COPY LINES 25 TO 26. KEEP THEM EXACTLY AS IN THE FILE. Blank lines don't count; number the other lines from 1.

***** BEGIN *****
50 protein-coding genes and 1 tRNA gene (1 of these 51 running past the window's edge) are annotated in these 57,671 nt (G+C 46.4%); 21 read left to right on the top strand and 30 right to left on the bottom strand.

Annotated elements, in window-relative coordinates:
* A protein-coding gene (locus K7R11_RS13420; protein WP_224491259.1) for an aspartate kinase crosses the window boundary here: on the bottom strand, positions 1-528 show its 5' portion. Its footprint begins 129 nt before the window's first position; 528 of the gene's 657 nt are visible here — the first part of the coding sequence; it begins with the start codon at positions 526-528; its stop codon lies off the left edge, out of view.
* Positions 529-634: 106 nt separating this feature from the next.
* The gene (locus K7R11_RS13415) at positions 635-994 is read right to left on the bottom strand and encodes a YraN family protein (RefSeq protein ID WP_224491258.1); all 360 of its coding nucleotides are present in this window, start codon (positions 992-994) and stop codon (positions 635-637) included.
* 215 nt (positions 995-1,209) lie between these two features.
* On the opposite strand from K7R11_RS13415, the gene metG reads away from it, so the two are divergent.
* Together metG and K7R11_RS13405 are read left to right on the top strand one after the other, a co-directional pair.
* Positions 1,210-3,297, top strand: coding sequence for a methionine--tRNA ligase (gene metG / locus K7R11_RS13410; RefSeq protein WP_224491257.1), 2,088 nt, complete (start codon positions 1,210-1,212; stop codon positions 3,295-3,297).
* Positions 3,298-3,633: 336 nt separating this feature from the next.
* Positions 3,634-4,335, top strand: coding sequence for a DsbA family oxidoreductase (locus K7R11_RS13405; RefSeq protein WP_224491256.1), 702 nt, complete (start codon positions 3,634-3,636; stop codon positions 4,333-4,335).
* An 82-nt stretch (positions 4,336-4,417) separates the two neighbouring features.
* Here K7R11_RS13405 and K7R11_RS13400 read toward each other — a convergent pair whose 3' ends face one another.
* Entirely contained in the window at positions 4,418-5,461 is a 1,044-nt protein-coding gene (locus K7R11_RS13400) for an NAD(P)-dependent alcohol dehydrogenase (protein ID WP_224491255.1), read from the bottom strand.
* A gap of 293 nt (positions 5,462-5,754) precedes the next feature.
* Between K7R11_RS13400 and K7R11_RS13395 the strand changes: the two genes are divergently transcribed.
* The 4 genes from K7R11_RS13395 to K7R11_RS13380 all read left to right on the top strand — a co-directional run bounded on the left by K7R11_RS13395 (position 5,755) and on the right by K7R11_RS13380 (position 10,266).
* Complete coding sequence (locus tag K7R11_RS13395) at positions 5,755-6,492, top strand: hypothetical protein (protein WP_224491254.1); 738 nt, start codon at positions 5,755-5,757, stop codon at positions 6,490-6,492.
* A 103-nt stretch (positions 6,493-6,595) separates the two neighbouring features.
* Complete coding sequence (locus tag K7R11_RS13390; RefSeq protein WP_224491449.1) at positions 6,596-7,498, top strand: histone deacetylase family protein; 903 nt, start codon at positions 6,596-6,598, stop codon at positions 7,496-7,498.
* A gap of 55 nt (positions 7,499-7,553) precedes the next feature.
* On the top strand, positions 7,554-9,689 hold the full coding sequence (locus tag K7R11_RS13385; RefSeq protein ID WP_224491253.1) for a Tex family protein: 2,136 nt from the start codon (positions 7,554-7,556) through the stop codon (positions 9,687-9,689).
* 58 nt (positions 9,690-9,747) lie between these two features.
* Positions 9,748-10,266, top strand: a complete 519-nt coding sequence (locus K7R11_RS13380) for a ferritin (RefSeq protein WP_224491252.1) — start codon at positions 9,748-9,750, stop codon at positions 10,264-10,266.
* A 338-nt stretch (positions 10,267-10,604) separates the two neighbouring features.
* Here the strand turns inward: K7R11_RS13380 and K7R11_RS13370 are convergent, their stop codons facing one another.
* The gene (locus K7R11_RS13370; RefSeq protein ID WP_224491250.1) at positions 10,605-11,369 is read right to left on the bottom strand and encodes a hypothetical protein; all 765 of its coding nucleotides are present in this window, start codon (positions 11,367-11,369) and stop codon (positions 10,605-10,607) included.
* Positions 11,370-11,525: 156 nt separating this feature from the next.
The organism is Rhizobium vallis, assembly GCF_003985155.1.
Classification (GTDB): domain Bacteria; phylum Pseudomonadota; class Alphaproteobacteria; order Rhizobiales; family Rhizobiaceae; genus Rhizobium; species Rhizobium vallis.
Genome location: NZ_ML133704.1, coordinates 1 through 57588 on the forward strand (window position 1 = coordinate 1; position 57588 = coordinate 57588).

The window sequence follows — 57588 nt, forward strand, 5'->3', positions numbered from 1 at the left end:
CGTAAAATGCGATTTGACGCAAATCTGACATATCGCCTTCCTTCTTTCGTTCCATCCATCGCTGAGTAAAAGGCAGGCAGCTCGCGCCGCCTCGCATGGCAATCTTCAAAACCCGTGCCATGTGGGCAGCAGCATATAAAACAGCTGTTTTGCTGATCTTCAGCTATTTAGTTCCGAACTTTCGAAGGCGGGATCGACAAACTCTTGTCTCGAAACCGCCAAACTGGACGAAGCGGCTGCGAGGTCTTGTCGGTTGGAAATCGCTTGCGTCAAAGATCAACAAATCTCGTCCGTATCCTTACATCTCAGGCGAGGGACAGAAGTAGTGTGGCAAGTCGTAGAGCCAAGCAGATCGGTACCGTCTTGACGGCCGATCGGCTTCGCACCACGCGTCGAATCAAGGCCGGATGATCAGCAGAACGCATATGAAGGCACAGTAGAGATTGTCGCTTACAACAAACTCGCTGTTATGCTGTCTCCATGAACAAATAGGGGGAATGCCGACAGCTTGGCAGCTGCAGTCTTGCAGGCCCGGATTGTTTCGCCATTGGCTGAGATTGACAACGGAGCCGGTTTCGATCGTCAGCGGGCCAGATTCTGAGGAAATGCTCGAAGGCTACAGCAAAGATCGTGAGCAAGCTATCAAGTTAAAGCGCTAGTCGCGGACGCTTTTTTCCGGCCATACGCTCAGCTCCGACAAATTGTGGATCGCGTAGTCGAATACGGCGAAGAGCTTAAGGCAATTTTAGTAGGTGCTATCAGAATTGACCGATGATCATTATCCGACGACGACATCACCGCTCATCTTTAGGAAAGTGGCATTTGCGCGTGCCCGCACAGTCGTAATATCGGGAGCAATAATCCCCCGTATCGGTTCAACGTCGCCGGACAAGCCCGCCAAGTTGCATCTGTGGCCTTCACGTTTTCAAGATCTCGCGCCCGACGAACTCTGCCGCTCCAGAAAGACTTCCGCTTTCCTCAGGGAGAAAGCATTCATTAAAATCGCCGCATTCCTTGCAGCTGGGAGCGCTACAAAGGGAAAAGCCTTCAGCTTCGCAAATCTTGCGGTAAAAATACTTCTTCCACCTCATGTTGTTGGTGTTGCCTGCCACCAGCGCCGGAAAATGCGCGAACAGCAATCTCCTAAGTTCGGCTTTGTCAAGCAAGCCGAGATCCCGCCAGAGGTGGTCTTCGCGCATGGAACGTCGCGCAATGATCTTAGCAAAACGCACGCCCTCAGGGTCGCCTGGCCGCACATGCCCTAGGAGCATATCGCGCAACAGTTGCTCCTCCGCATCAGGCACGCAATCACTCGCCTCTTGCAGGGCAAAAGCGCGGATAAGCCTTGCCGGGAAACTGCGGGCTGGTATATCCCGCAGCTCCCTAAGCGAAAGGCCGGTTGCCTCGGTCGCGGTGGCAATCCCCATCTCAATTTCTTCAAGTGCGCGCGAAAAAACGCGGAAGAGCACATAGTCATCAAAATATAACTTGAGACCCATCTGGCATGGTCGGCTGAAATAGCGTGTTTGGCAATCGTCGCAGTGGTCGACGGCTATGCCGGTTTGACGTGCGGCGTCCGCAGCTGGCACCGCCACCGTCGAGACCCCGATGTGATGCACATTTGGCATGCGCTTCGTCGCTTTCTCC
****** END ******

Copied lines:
* A 338-nt stretch (positions 10,267-10,604) separates the two neighbouring features.
* Here the strand turns inward: K7R11_RS13380 and K7R11_RS13370 are convergent, their stop codons facing one another.